France Prosecuting 'Big Bang' Terrorist
French prosecutors are pressing ahead with the trial of a Franco-Algerian nuclear scientist on terrorism trials, just one week after the dramatic demise of Franco-Algerian mass murderer Mohamed Merah fresh in the national memory,
The trial opens as President Nicolas Sarkozy finds himself trying to deal with the fallout of Merah's murder of three French paratroopers and four Jews - including three children - on the campaign trail.
French police arrested Adlene Hicheur, a researcher at the European Organization for Nuclear Research (CERN) investigating the “Big Bang,” in October 2009 after intercepting emails he wrote.
Following his arrest at his parents’ home near CERN, which lies on the Franco-Swiss border northwest of Geneva, police discovered a trove of al-Qaeda and Islamic extremist literature.
France’s DCRI domestic intelligence agency’s suspicions were raised in 2008 following a statement from Al-Qaeda in the Islamic Maghreb (AQIM), which was sent to Sarkozy at Elysee Palace.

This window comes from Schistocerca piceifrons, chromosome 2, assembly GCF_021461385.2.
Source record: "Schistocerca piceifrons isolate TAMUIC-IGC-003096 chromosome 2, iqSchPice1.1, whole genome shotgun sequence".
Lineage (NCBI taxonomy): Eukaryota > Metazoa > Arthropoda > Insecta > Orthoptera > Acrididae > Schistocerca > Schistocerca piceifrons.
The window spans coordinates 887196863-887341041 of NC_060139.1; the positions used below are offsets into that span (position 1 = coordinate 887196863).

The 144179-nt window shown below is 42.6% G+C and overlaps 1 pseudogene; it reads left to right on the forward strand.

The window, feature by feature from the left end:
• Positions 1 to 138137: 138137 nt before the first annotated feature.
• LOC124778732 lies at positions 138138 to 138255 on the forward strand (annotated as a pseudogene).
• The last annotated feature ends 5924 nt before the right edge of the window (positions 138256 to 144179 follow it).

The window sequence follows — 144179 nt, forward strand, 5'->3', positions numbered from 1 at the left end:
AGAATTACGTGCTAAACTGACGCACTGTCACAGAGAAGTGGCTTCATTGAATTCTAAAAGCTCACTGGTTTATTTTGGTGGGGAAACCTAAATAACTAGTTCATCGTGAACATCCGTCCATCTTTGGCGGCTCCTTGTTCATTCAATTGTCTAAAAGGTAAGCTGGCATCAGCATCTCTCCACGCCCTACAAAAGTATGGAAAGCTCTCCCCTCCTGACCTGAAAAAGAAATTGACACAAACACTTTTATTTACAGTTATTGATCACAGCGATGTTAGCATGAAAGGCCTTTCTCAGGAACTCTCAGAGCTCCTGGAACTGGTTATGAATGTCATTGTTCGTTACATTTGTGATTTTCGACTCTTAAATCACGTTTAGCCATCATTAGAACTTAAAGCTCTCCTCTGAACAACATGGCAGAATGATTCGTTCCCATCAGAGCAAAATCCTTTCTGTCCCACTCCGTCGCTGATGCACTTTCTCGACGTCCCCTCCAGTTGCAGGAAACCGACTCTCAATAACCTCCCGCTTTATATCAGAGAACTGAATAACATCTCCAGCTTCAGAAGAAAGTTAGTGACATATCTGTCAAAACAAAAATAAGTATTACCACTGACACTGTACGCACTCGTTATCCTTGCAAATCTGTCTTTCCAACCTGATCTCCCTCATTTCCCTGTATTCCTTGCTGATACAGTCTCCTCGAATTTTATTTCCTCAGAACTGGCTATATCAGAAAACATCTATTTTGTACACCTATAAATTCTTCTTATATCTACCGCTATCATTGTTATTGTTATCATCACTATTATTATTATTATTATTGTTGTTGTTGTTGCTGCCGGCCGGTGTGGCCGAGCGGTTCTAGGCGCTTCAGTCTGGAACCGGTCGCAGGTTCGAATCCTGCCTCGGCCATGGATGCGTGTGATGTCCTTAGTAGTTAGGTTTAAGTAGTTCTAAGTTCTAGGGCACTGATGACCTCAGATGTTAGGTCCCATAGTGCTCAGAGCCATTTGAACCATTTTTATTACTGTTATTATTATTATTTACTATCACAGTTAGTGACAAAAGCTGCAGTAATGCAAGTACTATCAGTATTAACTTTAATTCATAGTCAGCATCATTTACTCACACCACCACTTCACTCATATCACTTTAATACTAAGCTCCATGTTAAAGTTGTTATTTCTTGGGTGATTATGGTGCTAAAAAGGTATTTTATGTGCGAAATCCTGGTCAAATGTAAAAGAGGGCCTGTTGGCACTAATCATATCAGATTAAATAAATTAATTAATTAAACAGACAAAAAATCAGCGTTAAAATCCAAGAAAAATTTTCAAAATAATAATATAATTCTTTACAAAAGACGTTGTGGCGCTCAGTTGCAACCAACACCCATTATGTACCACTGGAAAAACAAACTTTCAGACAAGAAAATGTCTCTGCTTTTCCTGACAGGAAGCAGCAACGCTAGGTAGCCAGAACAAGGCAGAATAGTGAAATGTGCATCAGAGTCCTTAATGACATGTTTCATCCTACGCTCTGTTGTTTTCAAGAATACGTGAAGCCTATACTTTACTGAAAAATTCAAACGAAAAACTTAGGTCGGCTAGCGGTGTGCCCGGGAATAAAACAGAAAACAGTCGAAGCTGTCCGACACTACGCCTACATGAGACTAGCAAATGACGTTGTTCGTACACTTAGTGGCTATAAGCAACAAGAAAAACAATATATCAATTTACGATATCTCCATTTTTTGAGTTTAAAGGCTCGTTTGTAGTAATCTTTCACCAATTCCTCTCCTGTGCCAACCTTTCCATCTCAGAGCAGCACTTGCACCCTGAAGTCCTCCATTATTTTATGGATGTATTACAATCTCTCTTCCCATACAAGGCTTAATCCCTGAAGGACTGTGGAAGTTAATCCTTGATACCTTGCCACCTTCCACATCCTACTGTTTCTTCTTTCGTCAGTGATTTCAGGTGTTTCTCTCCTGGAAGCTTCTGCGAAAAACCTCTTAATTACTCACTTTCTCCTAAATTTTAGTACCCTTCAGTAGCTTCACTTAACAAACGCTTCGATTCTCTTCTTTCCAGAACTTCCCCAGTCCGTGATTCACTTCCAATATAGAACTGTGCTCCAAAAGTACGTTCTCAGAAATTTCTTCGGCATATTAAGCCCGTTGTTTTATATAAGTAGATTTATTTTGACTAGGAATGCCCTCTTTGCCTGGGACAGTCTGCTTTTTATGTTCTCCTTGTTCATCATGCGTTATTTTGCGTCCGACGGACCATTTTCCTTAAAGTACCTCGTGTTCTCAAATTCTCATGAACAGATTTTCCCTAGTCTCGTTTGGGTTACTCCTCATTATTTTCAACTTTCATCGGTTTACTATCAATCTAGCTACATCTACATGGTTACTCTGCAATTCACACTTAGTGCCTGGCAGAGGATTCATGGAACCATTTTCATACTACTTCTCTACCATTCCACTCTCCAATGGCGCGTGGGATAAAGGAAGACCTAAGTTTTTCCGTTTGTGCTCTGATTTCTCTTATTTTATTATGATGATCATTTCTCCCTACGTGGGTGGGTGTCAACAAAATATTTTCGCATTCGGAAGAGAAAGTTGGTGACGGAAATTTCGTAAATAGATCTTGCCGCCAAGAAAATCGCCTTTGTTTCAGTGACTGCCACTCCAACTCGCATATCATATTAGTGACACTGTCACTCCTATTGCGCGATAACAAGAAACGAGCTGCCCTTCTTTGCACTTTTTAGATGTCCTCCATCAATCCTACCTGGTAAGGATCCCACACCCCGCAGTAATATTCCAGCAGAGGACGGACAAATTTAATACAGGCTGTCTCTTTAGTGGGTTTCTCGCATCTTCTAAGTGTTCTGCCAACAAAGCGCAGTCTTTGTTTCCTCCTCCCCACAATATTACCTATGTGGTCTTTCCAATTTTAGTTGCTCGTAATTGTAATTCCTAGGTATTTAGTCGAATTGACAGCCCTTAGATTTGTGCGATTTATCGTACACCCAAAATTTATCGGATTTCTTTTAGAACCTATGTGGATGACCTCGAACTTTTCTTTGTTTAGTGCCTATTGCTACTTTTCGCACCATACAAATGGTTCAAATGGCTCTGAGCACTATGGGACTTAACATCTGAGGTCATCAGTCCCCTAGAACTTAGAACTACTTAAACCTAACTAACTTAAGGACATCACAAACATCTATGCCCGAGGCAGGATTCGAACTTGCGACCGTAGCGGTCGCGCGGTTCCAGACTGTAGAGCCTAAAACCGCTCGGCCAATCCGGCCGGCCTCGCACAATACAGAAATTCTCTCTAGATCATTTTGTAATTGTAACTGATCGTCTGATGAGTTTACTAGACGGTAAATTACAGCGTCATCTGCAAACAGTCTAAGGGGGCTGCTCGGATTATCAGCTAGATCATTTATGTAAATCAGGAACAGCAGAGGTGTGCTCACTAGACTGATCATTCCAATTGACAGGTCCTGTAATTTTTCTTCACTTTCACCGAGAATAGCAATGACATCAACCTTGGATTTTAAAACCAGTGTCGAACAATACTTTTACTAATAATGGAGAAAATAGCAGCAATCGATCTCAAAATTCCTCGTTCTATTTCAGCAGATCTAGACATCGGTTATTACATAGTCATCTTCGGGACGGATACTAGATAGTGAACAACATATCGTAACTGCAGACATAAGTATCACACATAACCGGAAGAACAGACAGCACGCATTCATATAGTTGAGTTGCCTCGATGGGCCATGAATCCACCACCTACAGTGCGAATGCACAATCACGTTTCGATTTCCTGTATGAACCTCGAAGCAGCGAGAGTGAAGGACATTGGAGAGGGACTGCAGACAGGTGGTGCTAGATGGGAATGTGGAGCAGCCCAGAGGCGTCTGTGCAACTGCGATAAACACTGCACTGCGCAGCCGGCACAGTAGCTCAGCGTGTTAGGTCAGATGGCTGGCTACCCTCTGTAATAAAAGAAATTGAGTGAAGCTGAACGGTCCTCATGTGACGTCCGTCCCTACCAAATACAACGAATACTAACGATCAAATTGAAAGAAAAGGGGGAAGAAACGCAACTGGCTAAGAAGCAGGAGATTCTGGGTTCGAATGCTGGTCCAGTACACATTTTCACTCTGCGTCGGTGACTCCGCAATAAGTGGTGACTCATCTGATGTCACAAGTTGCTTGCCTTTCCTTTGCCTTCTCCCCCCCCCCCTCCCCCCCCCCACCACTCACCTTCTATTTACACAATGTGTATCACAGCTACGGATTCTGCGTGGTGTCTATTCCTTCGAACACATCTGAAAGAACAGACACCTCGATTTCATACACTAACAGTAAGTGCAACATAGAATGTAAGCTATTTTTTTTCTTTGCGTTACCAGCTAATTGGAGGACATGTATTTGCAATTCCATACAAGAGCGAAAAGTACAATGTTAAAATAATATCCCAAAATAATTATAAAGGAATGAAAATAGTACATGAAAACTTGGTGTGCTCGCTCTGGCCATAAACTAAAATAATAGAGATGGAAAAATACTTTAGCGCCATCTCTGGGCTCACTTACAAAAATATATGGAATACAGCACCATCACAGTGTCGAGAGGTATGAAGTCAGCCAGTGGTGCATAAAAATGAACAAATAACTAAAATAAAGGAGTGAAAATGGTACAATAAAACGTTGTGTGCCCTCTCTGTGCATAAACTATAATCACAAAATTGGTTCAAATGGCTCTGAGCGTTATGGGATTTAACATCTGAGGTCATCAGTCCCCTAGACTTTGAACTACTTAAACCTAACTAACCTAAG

On March 1, 2009, Hicheur wrote an email to Debchi saying he would “propose... possible objectives in Europe and particularly in France.”
On March 10, he continued: “Concerning the matter of objectives, they differ depending on the different results sought after the hits. For example: if it’s about punishing the state because of its military activities in Muslim countries -- Afghanistan -- then it should be a purely military objective. For example: the air base at Karan Jefrier near Annecy in France. This base trains troops and sends them to Afghanistan.”
In June 2009, Debchi asked Hicheur: “Don’t beat around the bush: are you prepared to work in a unit becoming active in France?”
Hicheur replied on June 6: “Concerning your proposal, the answer is of course YES, but there are a few observations: ...if your proposal relates to a precise strategy - such as working in the heart of the main enemy’s house and emptying its blood of strength - then I should revise the plan that I’ve prepared.”
Magistrates investigating the case said the exchanges “crossed the line of simple debate of political or religious ideas to enter the sphere of terrorist violence," adding that he “knowingly agreed with Mustapha Debchi to set up an operational cell ready to carry out terrorist acts in Europe and in France.”
If found guilty, Hicheur could be sentenced to 10 years in prison.